The clock was about to strike twelve. It was a hot Monday and the parents, mostly the mothers, of small kindergarteners were standing near the school gates, waiting. Soon enough, there was a large number of kids running out towards their parents, screaming happily. The air was filled with numerous 'Mommy's and 'Daddy's, as they embraced.
“Hey sweetheart, how was your day?” asked Amanda, to her three year old daughter Tiffany.
“It was okay, mom. Did you bring chocolates? You promised!!”
“Yes I did, darling.” Amanda said beaming, handing her a Mars bar. “Look who's coming to meet, Tiffy” she added after seeing Marie, who was coming towards them, with her small girl Caroline.
“Hey Tiffy, how are you, sweetie?” asked Marie.
“I'm fine, Mrs. Rose. Look, mom got me a Mars bar.” she replied and got busy eating.
Marie smiled and turned towards Amanda. “Hey Am, you doing good, honey?”
“Hey yes, thank you. How are you? Are you worried about something?” Amanda noticed the expressions on her face. She looked like she was deeply shaken but was hesitating to talk about it.
“Well yes, Am. Do you see that old brown man standing there? she asked, pointing towards the other side of the road.
Amanda turned slowly in that direction, and sure enough, saw a man wearing a turban standing there watching the kids and their parents intently.
“What about him, Marie?” she asked, clearly nonplussed.
“I've been seeing him daily, for the past few weeks at least. He is here everyday. He looks at the kids, and goes after everyone's gone, only to return the next day. I have a very bad feeling about him. God knows what he's up to.”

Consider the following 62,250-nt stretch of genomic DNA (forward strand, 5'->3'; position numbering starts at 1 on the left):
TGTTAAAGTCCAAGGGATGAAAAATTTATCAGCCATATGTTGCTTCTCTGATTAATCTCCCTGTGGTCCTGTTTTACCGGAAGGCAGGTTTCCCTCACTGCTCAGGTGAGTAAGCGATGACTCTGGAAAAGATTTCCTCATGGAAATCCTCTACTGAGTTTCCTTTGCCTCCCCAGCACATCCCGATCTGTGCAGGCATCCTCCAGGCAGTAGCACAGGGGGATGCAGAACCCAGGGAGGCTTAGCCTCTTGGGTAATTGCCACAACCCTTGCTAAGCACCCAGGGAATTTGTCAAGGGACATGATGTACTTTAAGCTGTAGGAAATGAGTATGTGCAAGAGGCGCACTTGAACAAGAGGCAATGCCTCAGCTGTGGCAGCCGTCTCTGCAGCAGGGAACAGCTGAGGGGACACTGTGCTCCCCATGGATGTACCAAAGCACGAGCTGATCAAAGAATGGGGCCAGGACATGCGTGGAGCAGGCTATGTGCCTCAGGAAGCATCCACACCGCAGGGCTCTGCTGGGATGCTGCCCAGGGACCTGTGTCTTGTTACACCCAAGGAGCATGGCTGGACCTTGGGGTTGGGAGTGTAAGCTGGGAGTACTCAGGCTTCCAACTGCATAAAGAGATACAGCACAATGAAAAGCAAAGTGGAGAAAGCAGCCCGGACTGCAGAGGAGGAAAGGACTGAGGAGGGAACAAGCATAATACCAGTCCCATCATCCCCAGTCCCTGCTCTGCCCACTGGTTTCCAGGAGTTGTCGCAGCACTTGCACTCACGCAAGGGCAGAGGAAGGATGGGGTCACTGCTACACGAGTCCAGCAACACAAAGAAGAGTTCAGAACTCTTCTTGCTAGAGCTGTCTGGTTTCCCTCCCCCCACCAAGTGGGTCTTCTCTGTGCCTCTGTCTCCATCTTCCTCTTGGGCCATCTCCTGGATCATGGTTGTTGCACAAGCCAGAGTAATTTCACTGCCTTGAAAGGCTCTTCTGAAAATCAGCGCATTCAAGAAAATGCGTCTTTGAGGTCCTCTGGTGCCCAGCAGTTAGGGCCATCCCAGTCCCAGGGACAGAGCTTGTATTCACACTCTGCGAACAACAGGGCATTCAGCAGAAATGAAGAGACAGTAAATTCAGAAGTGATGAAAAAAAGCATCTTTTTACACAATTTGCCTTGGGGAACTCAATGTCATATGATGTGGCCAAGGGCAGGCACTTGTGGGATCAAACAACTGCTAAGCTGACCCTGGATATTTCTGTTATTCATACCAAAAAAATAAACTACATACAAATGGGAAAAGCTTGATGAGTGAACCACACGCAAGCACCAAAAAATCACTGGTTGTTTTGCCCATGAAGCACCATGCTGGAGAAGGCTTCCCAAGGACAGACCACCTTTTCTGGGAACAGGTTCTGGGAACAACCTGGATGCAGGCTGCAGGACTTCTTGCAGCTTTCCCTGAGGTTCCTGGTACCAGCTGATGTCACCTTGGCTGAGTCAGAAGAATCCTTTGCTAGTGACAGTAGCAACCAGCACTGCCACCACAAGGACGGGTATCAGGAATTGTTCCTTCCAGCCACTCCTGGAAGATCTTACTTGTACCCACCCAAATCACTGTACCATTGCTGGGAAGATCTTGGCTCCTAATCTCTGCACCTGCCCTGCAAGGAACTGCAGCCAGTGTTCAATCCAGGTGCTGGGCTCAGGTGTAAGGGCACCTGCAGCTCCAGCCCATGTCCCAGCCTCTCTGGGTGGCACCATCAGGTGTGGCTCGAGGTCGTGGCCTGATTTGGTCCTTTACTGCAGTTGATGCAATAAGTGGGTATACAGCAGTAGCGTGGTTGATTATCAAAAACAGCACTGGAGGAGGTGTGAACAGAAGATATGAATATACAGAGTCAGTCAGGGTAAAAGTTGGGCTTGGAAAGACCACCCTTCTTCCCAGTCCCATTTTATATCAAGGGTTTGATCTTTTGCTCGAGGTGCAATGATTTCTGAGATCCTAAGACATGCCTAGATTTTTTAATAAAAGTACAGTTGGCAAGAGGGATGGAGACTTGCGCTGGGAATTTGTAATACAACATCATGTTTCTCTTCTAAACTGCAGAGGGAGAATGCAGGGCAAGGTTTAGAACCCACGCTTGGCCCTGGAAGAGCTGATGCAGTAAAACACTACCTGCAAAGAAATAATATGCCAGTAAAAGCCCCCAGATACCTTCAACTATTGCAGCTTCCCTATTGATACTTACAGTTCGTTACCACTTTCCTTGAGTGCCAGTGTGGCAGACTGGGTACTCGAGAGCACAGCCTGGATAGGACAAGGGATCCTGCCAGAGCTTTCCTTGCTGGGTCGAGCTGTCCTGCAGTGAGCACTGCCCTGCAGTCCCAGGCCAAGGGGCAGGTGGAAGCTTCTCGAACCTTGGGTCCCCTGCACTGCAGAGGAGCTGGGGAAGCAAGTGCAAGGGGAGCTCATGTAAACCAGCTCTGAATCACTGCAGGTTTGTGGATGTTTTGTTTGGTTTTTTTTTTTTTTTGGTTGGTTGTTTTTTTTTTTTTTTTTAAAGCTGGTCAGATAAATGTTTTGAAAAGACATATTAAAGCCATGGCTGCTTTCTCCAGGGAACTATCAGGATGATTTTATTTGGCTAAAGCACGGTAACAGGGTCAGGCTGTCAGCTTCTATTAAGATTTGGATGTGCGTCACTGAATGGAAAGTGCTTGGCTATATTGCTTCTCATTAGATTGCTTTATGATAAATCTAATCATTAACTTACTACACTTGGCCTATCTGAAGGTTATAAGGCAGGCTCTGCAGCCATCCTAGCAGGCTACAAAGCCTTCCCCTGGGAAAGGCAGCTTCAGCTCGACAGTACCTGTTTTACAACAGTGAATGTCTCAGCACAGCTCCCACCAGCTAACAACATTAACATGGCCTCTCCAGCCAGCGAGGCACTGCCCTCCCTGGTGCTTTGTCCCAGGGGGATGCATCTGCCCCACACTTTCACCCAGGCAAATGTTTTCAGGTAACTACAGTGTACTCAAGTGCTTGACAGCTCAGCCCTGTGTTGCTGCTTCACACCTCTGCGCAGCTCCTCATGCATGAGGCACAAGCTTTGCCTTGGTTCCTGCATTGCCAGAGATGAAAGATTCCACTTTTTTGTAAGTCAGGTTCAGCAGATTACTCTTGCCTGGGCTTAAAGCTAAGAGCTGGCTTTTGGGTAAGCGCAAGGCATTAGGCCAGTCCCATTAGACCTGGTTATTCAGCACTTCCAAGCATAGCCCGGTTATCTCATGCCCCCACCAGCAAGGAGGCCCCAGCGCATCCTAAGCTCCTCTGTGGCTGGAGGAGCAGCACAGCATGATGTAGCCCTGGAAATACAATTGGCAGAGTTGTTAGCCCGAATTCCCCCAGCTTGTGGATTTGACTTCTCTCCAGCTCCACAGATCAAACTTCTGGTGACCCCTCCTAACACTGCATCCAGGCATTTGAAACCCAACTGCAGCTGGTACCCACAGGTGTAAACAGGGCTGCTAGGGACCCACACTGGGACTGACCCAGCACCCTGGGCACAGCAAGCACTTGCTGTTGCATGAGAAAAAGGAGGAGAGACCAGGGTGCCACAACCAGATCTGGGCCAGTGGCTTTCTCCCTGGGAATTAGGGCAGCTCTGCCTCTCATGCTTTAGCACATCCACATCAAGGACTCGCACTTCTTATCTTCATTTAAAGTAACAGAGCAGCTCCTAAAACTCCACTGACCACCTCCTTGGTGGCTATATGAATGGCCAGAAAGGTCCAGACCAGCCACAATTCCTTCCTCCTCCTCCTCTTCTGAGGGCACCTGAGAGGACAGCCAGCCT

“Are you sure? I don't seem to remember seeing him everyday. Maybe, he really isn't 'up to' something?”
“Amanda, I've seen him looking at the kids with that smile on his face. It's scary. Yesterday, he tried to talk to Caroline here. He was smiling and God knows what he was going to do. His smile faltered and he went away when he saw I had noticed. What if I hadn't? What if he manages to do something someday? What if it were little Tiffy?” Marie was suddenly so aggressive, it made Amanda nervous.
“Gosh, Marie. What do you think we should do? We go to the cops?” she was terrified now. “Yes, I think we should.”
Meanwhile, the old man, realizing that everyone was slowly leaving, had now started to go himself.
“Tomorrow, we go to the cops.”
The next day, however, the man was nowhere to be seen. Amanda and Marie looked out, but no, he wasn't there that day. With no evidence to go to the police with, they decided to 'teach him a lesson' the next time they saw him.
But he never returned. Three days had passed but there had been no sign of him. The ladies were happy now, and had forgotten all about him.
Finally, it was a Sunday. Amanda and Marie had thought of taking the families to a picnic. Getting up early was not Amanda's thing, but she did manage somehow. Having some time to spare, she picked up the newspaper. Suddenly, something caught her attention. It was the picture of that same old brown man. She read on :
“Sartaj Singh, 62, was found hanging from his bedroom's ceiling fan last night. The neighbours had called 911 because he had not opened his gates for them for the past three days, which was so 'unlike him'.The cops have confirmed that the man had committed suicide and had been in that state for two days. Neighbours tell us that the man lived alone, after his only family, his three year old grand daughter was killed in an accident while coming back from school a few weeks ago. Patrik, one of the close neighbours, says that Sartaj was terribly heartbroken and had gone 'a bit insane' after the tragedy. He also tells us that the old man would still go to her kindergarten in the hope that she would come running into his arms one day”